Minelab vs Fisher Metal Detectors: Who’s the Best?
Minelab and Fisher are two of the most well-known and well-respected manufacturers of metal detectors on the planet. They are both known for producing models that are specifically for finding all types of treasures, underwater metal detectors, and models for gold, silver, and coins.
Both have their merit, and both are great producers of fantastic products. Both companies have been in business for decades, and still continually dominate the field of metal detecting. Below, we will delve into some information and attempt to determine who is the top dog in the battle of Minelab vs Fisher metal detectors.
|Garrett AT Max||$$$||Waterproof to 10 feet|
|Fisher F22||$$||9″ Triangulated Concentric Coil|
|Garrett Ace 400||$$$||8.5 x 11" DD coil|
|Minelab Vanquish 540||$||Search Modes: Coin, Relic, Jewelry, Custom, All Metal|
Minelab is a part of Codan Limited, which is an industry leader in innovative technology in over 150 countries. They have a huge dealer network in Australia, Europe, the Middle East, Asia, and the Americas. Minelab has been manufacturing metal detectors for 35 years and they continue to be an industry leader. Their team consists of 50 engineers who are constantly looking for way to innovate metal detection equipment. Minelab has a solution for anyone looking for a detector that works in difficult soil conditions. Their equipment can conquer magnetic soils, iron rich soils, and even salt water. All Minelab metal detectors are built ruggedly and to military grade standards.
About Fisher Labs
Fisher Research Labs was founded by Dr. Gerhard R. Fisher in 1931. Fisher was the first person to receive a patent for the metal detector. Fisher was a German immigrant who studied electronics at the University of Dresden. He was a research engineer in Los Angeles, California during the 1920s and received a patent for the first aircraft radio direction finder. Albert Einstein was familiar with Fisher’s work and once stated that this technology would lead to worldwide usage of radio direction finders.
Fisher’s first metal detector was called the metallascope, or M-Scope, and was not much like today’s detectors. It consisted of 2 wooden boxes with copper coils, vacuum tubes, and various other electronic components. Increased demand for the M-Scope and the expiration of Fisher’s patent on it allowed competitors to create their own versions. Fisher retired in 1967 but Fisher Labs continued to expand until it was purchased by First Texas Holdings in 2006. First Texas continues the legacy of creating state of the art metal detectors under the Fisher brand.
Minelab Vanquish 340 vs Fisher F22
Minelab’s Vanquish 340 is the lowest model in their Vanquish line of metal detectors. This detector, like all the Vanquish models, features Minelab’s Multi-IQ technology, allowing the metal detector to operate on multiple frequencies simultaneously. This is hugely helpful because different metals can be detected at different frequencies, so the Vanquish 340 is better than some metal detectors at finding all types of metals. This model is all-terrain and all-purpose. It does well in parks, fields, yards, mountains, rivers, streams, gold prospecting, and even wet sand and salt water beaches.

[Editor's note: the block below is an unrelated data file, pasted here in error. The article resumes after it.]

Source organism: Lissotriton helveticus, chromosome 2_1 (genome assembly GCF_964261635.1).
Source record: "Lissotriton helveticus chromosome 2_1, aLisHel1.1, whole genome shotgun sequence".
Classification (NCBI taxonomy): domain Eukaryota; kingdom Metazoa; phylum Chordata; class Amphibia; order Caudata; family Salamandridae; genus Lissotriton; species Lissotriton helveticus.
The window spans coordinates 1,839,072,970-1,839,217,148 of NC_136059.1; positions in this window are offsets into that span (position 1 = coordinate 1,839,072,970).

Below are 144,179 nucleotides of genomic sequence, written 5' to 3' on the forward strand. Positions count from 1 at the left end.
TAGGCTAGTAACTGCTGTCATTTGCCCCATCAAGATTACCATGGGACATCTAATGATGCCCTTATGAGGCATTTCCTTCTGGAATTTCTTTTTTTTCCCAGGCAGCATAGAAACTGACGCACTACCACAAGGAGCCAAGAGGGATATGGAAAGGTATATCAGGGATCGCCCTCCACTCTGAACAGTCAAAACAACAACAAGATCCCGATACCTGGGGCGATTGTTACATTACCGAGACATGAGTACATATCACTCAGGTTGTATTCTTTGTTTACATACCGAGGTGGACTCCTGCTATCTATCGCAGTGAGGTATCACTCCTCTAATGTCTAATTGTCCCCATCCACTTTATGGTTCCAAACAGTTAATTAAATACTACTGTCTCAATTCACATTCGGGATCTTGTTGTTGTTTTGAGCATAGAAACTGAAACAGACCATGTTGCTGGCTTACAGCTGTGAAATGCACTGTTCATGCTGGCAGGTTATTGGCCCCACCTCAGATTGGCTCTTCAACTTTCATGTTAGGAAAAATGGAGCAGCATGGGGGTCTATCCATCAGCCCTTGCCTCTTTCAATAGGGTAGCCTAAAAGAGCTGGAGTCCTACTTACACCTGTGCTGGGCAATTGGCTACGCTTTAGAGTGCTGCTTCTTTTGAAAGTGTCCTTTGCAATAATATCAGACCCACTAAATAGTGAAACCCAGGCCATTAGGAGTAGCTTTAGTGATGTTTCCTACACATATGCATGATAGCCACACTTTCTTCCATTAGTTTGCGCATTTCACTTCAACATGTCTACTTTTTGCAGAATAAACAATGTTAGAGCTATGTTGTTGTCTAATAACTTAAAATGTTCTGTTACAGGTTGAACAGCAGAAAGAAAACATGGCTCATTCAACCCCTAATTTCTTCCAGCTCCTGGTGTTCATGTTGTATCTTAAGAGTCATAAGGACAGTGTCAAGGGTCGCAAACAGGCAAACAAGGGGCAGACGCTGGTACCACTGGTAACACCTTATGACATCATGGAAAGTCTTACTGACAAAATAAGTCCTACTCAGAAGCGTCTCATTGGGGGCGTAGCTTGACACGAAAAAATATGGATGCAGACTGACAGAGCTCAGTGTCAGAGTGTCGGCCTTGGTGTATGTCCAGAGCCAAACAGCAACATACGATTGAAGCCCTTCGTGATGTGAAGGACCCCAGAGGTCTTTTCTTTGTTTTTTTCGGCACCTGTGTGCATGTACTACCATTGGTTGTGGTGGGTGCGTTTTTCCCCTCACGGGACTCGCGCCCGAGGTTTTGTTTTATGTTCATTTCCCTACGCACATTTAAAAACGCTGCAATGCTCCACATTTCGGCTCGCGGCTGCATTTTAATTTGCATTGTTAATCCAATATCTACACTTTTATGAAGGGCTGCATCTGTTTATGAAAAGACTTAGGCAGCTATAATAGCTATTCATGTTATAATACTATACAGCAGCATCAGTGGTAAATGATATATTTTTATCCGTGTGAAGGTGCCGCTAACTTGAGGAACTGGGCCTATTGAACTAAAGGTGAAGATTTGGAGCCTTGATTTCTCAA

The Vanquish 340 is lightweight, at just 2.6 pounds. It has a collapsible snap-lock system, so it is easy to pack up and take anywhere. It comes with a 7” Double-D waterproof search coil, but the Vanquish line has interchangeable search coils so it can be customized to whatever search coil works best for you. The entire metal detector is not fully waterproof, so caution should still be taken near water. The Vanquish 340 features automatic noise cancelling, 3 volume settings, Iron Bias preset, 4 sensitivity levels, and 3 target ID tones. Discrimination features can be optimized to filter out unwanted objects, and it has 4 depth indicators. The Vanquish 340 does not feature a pinpoint mode.
Fisher’s F22 is part of its well-known F series. This model is simple to assemble and is designed to be very user friendly. The F22 is a single frequency metal detector, operating at 7.69 kHz. This lower frequency will struggle to find certain metals, like gold, and will not do well in salt water or highly mineralized soil conditions. The F22 has 4 operating modes, 10 sensitivity levels, numerical target ID, and it is weatherproof. The standard search coil is a 9” concentric elliptical search coil. It does have more sensitivity and volume levels than the Vanquish 340 and is very lightweight at just 2.3 pounds.
The Vanquish 340 mitigates some of the effects of salt water and soil mineralization better than the F22 can. The F22 has more adjustable sensitivity settings and volume settings. The F22 is slightly lighter weight than the Vanquish 340 and has a larger search coil (not interchangeable).
Minelab Vanquish 540 vs Fisher F44
The Minelab Vanquish 540 is the top tier metal detector in Minelab’s Vanquish line. As with the 340, the 540 features Minelab’s Multi-IQ technology. This detector operates on 5 different frequencies and can operate on single frequencies ranging from 5 kHz to 40 kHz. This makes the Vanquish 540 a fantastic all-purpose and all metal finding detector. Lower frequencies are perfect for finding highly conductive metals like silver, while higher frequencies are best for finding lower conductive metals like gold. Unlike the 340, the 540 comes with a pinpoint mode, which is very useful for narrowing down a search area and target.